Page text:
Americans are not shy about letting politicians know what’s on their minds, and, in Harry Truman, they believed that they had a president they could level with. He even sometimes responded personally to them—especially on subjects he felt strongly about.
Today, it seems remarkable that a man who described the presidency as “the most awesome job in the world” would take the time to read and respond to White House mail.Truman, however, had an unquenchable thirst for what his “everyday Americans” were thinking, yet distrusted opinion polls. For him, the daily stack of mail provided the next best poll after the voting booth.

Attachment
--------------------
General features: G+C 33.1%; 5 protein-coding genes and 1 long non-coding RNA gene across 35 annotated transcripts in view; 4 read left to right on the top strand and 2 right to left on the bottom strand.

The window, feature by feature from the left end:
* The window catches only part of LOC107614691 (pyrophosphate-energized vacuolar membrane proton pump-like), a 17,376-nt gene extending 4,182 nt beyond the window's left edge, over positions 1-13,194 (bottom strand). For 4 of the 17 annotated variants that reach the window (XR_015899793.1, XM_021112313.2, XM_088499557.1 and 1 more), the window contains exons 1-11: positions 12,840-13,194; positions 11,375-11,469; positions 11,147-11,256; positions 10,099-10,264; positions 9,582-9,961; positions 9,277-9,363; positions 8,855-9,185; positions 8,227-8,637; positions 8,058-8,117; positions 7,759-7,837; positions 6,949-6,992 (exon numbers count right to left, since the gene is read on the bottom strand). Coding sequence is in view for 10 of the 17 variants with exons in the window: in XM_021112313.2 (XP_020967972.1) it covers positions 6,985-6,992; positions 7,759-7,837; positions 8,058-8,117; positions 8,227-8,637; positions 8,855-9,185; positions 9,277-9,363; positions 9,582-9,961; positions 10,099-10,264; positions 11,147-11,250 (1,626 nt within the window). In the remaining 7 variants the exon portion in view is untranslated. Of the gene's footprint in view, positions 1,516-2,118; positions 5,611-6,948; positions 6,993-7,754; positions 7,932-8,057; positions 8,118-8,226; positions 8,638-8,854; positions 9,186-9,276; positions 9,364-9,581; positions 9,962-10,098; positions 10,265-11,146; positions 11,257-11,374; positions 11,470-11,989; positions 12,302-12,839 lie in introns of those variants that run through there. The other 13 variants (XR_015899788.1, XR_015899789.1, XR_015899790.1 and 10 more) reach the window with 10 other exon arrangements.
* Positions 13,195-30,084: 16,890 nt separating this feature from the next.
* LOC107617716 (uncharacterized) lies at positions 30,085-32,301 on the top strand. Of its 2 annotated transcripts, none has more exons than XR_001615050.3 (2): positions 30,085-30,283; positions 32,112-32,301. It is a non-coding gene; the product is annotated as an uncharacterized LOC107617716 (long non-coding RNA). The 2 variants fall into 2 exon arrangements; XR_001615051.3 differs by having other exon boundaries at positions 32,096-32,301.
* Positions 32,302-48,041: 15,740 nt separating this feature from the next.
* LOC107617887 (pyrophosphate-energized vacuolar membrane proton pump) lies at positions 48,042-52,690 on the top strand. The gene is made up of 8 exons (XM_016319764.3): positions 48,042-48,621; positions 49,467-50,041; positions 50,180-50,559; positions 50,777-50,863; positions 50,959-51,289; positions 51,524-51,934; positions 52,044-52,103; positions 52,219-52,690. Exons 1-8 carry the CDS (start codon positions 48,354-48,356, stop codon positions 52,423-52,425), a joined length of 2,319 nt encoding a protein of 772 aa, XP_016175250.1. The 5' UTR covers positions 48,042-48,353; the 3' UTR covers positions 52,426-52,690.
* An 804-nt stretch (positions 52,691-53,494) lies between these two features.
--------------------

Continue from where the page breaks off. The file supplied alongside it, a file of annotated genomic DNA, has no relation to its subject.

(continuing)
Authors Giangreco and Moore include a robust cross section of the thousands of messages sent to Truman. Juxtaposed with informative background essays, these letters provide an undiluted account of the greatest challenges confronting the U.S. during Truman’s administration, including civil rights, the Marshall Plan, the formation of Israel, the atomic bomb, the McCarthy hearings, the Korean War, and the General McArthur’s dismissal, which alone solicited more than 90,000 missives. While the majority of the letters are from private citizens, others come from correspondents, the occasional bombastic senator, and a few from the world figures.